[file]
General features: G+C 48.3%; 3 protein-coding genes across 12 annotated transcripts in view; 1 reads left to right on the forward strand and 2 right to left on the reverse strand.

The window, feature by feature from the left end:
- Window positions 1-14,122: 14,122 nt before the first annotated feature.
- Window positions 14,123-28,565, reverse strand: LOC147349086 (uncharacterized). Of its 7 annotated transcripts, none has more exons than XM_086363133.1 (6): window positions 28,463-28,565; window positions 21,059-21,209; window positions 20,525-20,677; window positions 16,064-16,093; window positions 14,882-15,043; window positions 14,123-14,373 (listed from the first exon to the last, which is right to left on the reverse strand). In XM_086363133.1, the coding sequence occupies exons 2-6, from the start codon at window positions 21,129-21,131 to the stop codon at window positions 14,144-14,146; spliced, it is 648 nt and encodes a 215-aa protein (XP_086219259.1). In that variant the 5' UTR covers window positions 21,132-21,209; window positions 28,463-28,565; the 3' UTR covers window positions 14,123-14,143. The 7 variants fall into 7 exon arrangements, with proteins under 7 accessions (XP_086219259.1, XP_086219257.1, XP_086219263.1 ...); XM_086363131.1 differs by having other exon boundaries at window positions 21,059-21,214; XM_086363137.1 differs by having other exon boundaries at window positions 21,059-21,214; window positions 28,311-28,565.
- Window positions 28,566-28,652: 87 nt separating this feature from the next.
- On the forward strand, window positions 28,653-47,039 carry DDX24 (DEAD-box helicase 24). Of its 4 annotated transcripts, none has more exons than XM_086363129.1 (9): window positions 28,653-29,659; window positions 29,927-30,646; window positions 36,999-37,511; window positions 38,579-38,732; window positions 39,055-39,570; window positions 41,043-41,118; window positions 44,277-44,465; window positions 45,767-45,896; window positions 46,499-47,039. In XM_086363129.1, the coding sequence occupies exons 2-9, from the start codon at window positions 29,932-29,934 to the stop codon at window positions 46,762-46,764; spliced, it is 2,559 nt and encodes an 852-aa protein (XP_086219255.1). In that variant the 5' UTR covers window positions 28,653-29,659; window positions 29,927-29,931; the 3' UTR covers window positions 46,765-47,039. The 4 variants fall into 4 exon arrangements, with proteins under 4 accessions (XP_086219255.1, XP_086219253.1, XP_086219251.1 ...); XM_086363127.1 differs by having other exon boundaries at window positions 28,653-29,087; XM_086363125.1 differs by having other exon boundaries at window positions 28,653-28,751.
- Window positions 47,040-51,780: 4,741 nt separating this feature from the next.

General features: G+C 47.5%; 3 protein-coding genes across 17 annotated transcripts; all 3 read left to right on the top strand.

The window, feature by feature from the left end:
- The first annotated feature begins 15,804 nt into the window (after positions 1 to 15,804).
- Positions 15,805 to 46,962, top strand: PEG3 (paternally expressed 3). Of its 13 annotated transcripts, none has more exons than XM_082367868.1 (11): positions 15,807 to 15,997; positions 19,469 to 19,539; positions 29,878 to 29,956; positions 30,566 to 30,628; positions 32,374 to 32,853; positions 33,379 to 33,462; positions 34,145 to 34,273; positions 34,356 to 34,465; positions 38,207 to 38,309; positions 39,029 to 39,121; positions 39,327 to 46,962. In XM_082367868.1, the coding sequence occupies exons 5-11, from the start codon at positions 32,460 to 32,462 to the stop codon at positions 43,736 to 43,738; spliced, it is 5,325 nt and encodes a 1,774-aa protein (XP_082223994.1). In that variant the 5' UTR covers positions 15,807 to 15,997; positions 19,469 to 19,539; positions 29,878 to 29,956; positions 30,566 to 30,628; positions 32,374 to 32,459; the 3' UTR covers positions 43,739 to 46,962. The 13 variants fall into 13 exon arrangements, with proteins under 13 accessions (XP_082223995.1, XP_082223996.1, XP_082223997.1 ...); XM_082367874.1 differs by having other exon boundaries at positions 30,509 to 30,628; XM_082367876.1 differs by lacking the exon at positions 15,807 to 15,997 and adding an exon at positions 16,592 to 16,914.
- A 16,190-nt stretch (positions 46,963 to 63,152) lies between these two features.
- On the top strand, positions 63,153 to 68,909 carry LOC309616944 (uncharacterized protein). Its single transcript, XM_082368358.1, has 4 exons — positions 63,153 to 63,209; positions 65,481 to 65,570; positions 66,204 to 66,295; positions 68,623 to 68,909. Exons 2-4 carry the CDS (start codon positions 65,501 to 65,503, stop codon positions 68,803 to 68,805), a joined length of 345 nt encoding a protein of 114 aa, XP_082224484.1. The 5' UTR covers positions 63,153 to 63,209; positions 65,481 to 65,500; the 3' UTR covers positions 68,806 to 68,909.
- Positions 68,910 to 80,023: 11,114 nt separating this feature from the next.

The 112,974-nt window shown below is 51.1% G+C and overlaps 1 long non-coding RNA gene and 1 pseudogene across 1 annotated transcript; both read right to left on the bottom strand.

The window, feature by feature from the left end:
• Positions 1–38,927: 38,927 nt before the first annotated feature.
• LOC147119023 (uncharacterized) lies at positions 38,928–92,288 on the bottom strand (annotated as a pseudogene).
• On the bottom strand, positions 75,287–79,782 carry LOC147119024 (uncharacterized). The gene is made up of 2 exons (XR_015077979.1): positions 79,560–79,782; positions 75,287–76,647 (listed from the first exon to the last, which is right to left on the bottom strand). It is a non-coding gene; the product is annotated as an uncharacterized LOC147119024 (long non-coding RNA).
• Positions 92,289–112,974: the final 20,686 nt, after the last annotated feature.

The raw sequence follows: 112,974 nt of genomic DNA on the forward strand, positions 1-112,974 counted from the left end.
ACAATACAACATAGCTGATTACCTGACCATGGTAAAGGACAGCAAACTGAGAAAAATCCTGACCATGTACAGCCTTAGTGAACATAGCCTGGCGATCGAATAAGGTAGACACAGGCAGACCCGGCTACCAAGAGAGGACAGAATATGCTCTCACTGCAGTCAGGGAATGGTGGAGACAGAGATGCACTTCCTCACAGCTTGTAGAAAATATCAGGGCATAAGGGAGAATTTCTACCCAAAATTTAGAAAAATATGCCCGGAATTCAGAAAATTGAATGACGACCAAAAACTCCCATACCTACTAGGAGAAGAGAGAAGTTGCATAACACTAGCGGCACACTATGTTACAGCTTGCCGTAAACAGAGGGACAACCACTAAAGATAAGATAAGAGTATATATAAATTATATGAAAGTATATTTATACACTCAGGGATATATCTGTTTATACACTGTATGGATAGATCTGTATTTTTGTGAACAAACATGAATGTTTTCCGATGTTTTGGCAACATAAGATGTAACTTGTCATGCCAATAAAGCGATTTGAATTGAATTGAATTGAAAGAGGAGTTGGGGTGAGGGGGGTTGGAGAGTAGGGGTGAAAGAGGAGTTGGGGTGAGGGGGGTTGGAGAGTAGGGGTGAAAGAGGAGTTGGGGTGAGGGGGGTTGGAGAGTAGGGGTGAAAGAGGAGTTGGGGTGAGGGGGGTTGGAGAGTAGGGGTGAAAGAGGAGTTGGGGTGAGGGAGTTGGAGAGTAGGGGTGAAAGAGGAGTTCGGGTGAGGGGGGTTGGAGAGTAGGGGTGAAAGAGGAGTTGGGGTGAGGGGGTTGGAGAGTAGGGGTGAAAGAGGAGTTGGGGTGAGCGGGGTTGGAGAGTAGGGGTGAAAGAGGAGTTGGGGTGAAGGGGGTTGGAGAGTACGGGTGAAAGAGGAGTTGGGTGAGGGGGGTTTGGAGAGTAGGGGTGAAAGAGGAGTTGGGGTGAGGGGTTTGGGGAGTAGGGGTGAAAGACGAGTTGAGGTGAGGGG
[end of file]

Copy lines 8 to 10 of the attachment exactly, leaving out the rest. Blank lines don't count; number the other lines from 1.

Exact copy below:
General features: G+C 47.5%; 3 protein-coding genes across 17 annotated transcripts; all 3 read left to right on the top strand.

The window, feature by feature from the left end:
- The first annotated feature begins 15,804 nt into the window (after positions 1 to 15,804).